Logging and Forestry Labourers

(NOC 8616)

in All Farming, Fishing, Forestry, and Mining

Logging and forestry labourers perform a variety of manual tasks such as attaching choker cables to logs, planting trees, clearing brush, spraying chemicals, cleaning up landing areas and assisting other workers in woodlands operations. They are employed by logging companies and contractors.

Job Outlook

Undetermined

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  • Estimate change in employment not available for this occupation.
  • Estimate openings due to growth and retirements not available for this occupation.
  • Estimate rate of unemployment not available for this occupation.

Compared to: All Farming, Fishing, Forestry, and Mining

  • Estimate Decline slightly employment change, 2017-2019
  • Estimate 910 openings due to growth and retirements, 2017-2019
  • Estimate High rate of unemployment in 2016

This is not a large occupation in Nova Scotia so job opportunities may not be that frequent. With a large percent of workers being 55 years of age and older, retirements are expected to be a key contributor to employment opportunities over the coming years. Logging and Forestry Labourers most commonly work full-time hours. With employment conditions being seasonal in nature, periods of downtime or layoff throughout the year are fairly common.

The median employment income for 17% of Logging and Forestry Labourers who worked full-time, year-round in 2015 was $37,958. Across all occupations in Nova Scotia, 59% of those who worked full-time year round had a median employment income of $43,600.
(Source: 2016 Census)

Hourly Pay

$13.00

Minimum

$17.00

Median

$21.00

Maximum

Annual Pay

$2,502

Minimum

$11,337

Median

$45,630

Maximum

Compared to: All Farming, Fishing, Forestry, and Mining

Hourly Pay

$10.85

Minimum

$16.00

Median

$31.88

Maximum

Annual Pay

$4,009

Minimum

$23,520

Median

$87,170

Maximum

About the job

Nature of work

Logging and forestry labourers perform a variety of manual tasks such as attaching choker cables to logs, planting trees, clearing brush, spraying chemicals, cleaning up landing areas and assisting other workers in woodlands operations. They are employed by logging companies and contractors.

Job duties

Logging and forestry labourers perform some or all of the following duties:

  • Assist other workers at logging sites.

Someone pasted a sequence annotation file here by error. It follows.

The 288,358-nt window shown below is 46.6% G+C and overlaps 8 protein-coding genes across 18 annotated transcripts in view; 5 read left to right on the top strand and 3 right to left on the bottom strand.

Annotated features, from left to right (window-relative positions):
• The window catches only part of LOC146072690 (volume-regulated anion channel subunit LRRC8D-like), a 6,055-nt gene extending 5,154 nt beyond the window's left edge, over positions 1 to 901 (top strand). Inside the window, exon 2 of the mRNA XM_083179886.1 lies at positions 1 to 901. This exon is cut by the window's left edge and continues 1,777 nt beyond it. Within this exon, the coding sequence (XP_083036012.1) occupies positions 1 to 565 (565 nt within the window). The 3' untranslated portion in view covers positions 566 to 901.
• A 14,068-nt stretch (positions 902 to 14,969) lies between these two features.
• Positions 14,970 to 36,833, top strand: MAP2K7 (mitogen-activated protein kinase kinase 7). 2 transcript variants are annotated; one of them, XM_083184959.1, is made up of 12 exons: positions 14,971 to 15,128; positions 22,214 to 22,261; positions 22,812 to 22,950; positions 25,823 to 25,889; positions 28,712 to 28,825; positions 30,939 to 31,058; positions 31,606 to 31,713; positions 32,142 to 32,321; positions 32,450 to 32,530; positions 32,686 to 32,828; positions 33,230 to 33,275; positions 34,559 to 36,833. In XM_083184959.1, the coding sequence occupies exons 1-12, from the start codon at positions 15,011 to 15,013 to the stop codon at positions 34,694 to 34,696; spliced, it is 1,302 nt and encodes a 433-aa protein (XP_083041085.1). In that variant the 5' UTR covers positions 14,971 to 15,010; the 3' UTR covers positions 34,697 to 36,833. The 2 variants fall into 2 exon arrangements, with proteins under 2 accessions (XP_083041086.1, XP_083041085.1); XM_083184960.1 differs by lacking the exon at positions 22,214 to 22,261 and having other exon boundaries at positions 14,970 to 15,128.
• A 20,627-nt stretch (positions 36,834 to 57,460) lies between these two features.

• Attach chokers or cables to felled trees for yarding.
  • Plant trees using manual tools.
  • Spray herbicides from the ground using manual spraying equipment.
  • Clear trails through woodlands using chain saws.
  • Clean up landing areas at logging sites.

Sample job titles

  • boom worker
  • chokerman/woman - logging
  • forestry labourer
  • logging labourer
  • seasonal tree planter
  • sprayer - logging and forestry

Skills

To work in these jobs, you should have good health, physical stamina, and strength. Agility, coordination, and mechanical aptitude would be helpful. You must also be able to take direction and carry out instructions given by a supervisor.

Job requirements

  • Completion of high school may be required.
  • Completion of pre-employment safety courses may be required.
  • Several weeks of formal and on-the-job training are provided.
  • Workplace hazardous materials information system (WHMIS) certificate may be required.
  • Chemicals application licence may be required.

Other considerations

Most workers in these jobs work for part of the year and typically earn less than half the yearly income of employees who work for the whole year. Although some labouring jobs are seasonal, others are not. Wages will vary according to the specific type of work performed, and annual incomes of many workers in these jobs are relatively low. They are often exposed to harsh weather conditions. The physical demands of this work may make it difficult for people to stay in these jobs for a long time. There is mobility among jobs in this group and progression to other positions, such as silviculture and forestry worker, chain saw and skidder operator or logging machinery operator, is possible with experience.

By the numbers

Quick look

205

employed in 2016

73.3%

employed full-time

14.6%

self employed

20.6%